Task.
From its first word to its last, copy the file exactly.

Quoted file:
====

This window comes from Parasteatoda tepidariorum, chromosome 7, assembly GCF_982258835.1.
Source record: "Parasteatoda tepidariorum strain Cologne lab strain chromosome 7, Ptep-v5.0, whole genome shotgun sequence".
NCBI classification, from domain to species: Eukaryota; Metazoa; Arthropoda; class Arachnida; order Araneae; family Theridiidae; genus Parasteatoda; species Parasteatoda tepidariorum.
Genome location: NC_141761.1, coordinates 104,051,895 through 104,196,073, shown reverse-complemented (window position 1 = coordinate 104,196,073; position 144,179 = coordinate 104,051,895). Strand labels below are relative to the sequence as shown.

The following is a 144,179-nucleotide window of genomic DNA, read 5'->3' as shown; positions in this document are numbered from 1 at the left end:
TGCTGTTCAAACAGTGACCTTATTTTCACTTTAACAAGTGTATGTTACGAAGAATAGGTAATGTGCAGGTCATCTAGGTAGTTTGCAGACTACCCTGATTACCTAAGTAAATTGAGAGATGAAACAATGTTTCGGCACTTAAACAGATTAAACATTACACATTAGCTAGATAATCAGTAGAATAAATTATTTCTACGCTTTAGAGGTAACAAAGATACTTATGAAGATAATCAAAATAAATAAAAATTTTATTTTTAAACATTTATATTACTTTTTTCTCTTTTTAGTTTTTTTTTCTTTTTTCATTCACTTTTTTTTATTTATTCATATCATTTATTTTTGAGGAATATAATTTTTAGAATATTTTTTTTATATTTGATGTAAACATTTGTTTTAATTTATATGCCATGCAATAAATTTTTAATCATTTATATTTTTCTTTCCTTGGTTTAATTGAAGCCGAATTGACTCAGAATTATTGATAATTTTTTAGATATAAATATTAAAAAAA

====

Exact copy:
This window comes from Parasteatoda tepidariorum, chromosome 7, assembly GCF_982258835.1.
Source record: "Parasteatoda tepidariorum strain Cologne lab strain chromosome 7, Ptep-v5.0, whole genome shotgun sequence".
NCBI classification, from domain to species: Eukaryota; Metazoa; Arthropoda; class Arachnida; order Araneae; family Theridiidae; genus Parasteatoda; species Parasteatoda tepidariorum.
Genome location: NC_141761.1, coordinates 104,051,895 through 104,196,073, shown reverse-complemented (window position 1 = coordinate 104,196,073; position 144,179 = coordinate 104,051,895). Strand labels below are relative to the sequence as shown.

The following is a 144,179-nucleotide window of genomic DNA, read 5'->3' as shown; positions in this document are numbered from 1 at the left end:
TGCTGTTCAAACAGTGACCTTATTTTCACTTTAACAAGTGTATGTTACGAAGAATAGGTAATGTGCAGGTCATCTAGGTAGTTTGCAGACTACCCTGATTACCTAAGTAAATTGAGAGATGAAACAATGTTTCGGCACTTAAACAGATTAAACATTACACATTAGCTAGATAATCAGTAGAATAAATTATTTCTACGCTTTAGAGGTAACAAAGATACTTATGAAGATAATCAAAATAAATAAAAATTTTATTTTTAAACATTTATATTACTTTTTTCTCTTTTTAGTTTTTTTTTCTTTTTTCATTCACTTTTTTTTATTTATTCATATCATTTATTTTTGAGGAATATAATTTTTAGAATATTTTTTTTATATTTGATGTAAACATTTGTTTTAATTTATATGCCATGCAATAAATTTTTAATCATTTATATTTTTCTTTCCTTGGTTTAATTGAAGCCGAATTGACTCAGAATTATTGATAATTTTTTAGATATAAATATTAAAAAAA